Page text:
What happens when your child has sensory processing issues and struggles with organizational issues at schools? Are you afraid he will lose school-issued equipment or paperwork (such as worksheets and permission slips)? Does she hate reading physical books, or have difficulty listening to audiobooks? Welcome to the world of parenting a child with sensory issues whose organizational, visual, and auditory demands at school can frustrate everyone. Fortunately, I have some tips.
Kids with sensory issues tend to be disorganized, yet the organizational systems set up for them by others often don’t work. Julie Morgenstern, author of the fantastic book Organizing from the Inside Out, has written about how organizational systems have to match up with how an individual operates. Customizing the organizing systems in your home can really help the clutter and messes from getting out of control. Here’s an example. Your child with sensory issues might insist t
When a child's sensory processing is atypical, her brain is not wired like everyone else's. Kids with SPD process information from the senses differently, think differently, and respond differently to everyday sensations. They're often struggling to fit into systems created by people whose brains operate a more neurotypically, which can make organizing time, tasks, and possessions very challenging. As a sensory smart parent, your job is to honor your child's differently wired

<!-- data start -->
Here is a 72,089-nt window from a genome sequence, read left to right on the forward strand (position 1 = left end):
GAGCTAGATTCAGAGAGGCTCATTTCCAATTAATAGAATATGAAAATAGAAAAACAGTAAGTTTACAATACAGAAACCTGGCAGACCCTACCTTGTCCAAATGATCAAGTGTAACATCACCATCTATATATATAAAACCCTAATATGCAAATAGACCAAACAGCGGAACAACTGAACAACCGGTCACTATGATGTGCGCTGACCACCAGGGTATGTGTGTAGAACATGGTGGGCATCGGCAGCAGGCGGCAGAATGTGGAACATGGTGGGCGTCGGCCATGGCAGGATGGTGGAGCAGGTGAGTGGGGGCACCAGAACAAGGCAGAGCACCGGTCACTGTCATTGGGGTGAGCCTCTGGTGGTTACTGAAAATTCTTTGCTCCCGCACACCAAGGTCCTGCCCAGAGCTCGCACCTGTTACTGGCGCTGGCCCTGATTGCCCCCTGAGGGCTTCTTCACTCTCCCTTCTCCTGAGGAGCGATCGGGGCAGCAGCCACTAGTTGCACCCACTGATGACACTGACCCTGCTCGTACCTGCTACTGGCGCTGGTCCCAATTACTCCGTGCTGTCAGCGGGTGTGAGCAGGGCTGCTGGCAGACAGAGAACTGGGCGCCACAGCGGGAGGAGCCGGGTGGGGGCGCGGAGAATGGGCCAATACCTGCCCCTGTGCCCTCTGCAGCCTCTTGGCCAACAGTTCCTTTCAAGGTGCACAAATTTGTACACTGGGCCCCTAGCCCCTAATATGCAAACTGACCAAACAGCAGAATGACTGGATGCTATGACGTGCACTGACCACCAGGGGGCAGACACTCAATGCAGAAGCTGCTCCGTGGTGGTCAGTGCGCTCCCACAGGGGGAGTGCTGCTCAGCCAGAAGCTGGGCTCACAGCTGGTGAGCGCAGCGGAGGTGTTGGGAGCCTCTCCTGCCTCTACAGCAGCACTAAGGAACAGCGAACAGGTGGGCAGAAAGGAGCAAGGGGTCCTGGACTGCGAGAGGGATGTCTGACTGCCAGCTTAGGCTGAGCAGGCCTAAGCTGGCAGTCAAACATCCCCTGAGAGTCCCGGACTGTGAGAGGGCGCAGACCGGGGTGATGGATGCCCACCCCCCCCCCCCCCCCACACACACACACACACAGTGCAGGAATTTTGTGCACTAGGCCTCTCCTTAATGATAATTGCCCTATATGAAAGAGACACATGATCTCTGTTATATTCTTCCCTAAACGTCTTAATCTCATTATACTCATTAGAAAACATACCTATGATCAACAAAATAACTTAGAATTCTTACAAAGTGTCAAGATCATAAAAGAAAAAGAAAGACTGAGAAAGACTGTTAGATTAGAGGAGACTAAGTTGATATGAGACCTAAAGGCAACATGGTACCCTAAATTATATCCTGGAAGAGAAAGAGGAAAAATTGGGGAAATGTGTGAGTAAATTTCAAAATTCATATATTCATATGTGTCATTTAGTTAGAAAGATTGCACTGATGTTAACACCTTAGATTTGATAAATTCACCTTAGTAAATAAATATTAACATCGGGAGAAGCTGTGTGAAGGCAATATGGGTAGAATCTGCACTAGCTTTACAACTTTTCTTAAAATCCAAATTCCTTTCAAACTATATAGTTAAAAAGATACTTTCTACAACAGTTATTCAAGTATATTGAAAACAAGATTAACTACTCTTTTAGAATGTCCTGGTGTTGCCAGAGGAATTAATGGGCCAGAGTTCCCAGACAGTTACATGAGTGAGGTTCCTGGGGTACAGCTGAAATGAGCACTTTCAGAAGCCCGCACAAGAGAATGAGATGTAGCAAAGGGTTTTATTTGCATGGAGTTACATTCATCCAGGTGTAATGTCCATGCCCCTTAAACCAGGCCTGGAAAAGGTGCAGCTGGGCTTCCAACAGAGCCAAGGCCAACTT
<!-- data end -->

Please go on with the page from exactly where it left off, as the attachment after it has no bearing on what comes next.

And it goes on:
Kids with sensory processing disorder often have trouble understanding time and sequence without the help of visual supports. One of the best tips I ever got from another parent was to make and use a visual to do list for my son when he was in preschool to keep him on task during the morning routine. My quickly scribbled list was like a magic wand! Suddenly, instead of redirecting him 176 times before getting him on the little yellow bus, I had him showing me just what he nee
While sensory kids can benefit from wearing a heavy backpack because of the deep pressure input (also known as proprioceptive input) it provides, and certainly proprioceptive input needs to be part of a sensory diet at school, a too-heavy backpack is a problem. Because our kids often have organizational issues, they can end up overloading their backpacks with items they don’t need, causing muscle strain. AOTA, the American Occupational Therapy Association, offers these tips a
Many kids have already started the new school year; others are gearing up to do so. I know many of you are nervous about the changes this year. Be sure to pull that copy of RAISING A SENSORY SMART CHILD off your shelf (and pick up a copy for yourself–even for your child’s teacher!) and do take a look at our chapters on advocating for your child at school, organizational issues, and practical solutions for everyday problems. The book is chock full of practical strategies that